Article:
By Robert Kurson
My father was a traveling salesman for his own motorcycle paints and lubricants business. He took me onmanyof his business trips every year, all by car; by the time I was eight years old, I’d been to industrial parks in all 48 of the continental United States. To pass time on the road we told stories.
My dad was a great storyteller. He understood characters, conflict, foreshadowing, everything. He did great accents and dialogue. But things went both ways in his giant Lincoln Continental (he needed a big car because he was fat). If he told you a story, you had to tell him one. Sometimes, you even had to read aloud to him from his favorite books.
Sherlock Holmes was special to him. It’s not easy to read Conan Doyle aloud as a kid, but there is something about having to speak those beautiful sentences, to hear the pauses come to life, that imprints on a young person’s imagination. My own made-up stories were better after reading Sherlock Holmes stories aloud to my dad.
I became a lawyer when I was 27. I hated the job – it was all about keeping track of details and being careful. A few years later, I quit to become a writer. During that scary period, I discovered The Napoleon of Crime by Ben Macintyre, a gem of narrative nonfiction, a genre that was new to me.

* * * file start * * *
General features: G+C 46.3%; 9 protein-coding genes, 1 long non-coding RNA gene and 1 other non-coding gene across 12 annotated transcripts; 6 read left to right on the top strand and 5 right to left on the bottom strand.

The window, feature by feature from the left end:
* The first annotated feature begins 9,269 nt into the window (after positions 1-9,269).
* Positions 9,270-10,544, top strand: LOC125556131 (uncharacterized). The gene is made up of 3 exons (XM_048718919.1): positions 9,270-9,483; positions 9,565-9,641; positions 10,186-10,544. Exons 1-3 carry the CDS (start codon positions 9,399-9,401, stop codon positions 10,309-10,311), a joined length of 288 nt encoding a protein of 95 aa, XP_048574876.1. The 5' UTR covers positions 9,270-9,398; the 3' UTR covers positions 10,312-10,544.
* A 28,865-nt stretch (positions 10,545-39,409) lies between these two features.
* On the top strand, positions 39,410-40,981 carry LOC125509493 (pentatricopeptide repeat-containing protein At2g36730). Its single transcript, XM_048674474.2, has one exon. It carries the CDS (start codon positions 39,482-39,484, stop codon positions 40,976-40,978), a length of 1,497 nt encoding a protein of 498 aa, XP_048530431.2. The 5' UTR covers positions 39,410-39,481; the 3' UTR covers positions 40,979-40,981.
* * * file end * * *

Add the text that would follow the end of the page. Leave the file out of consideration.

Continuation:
Soon after, I found Joseph Epstein, a beautiful writer who works out of Chicago, my hometown. I read his collection of essays, Narcissus Leaves the Pool, then read it over and over again. Few writers seemed to observe the world more astutely than Epstein; his piece on taking naps was a masterpiece, and it seemed a miracle that a writer could make so much out of something so seemingly mundane. I even looked for nonfiction from the great novelists; I adored Philip Roth’s Patrimony, the true story of the writer’s final days with his dying father.
When it came time to write stories of my own, I picked nonfiction. True stories held a special kind of power for me; the idea that fascinating and unlikely things could happen to anyone, anytime, and sometimes for no reason at all, made the world a big and exciting place for me.
I still prefer nonfiction. Recently, I’ve returned to some of my favorites. I’ve loved The Dialogues of Plato since my days as a philosophy major at the University of Wisconsin, and come back to them now not justfor the profound ideas, but for the beautiful (andfunny!) writing they contain. I’m re-reading Ernest Becker’s The Denial of Death, the one book that most changed my outlook on life and the world. And lately, at night, I pull out my old set of Sherlock Holmes mysteries and pick one to read to my kids.
Sometimes, I even make them read one to me.
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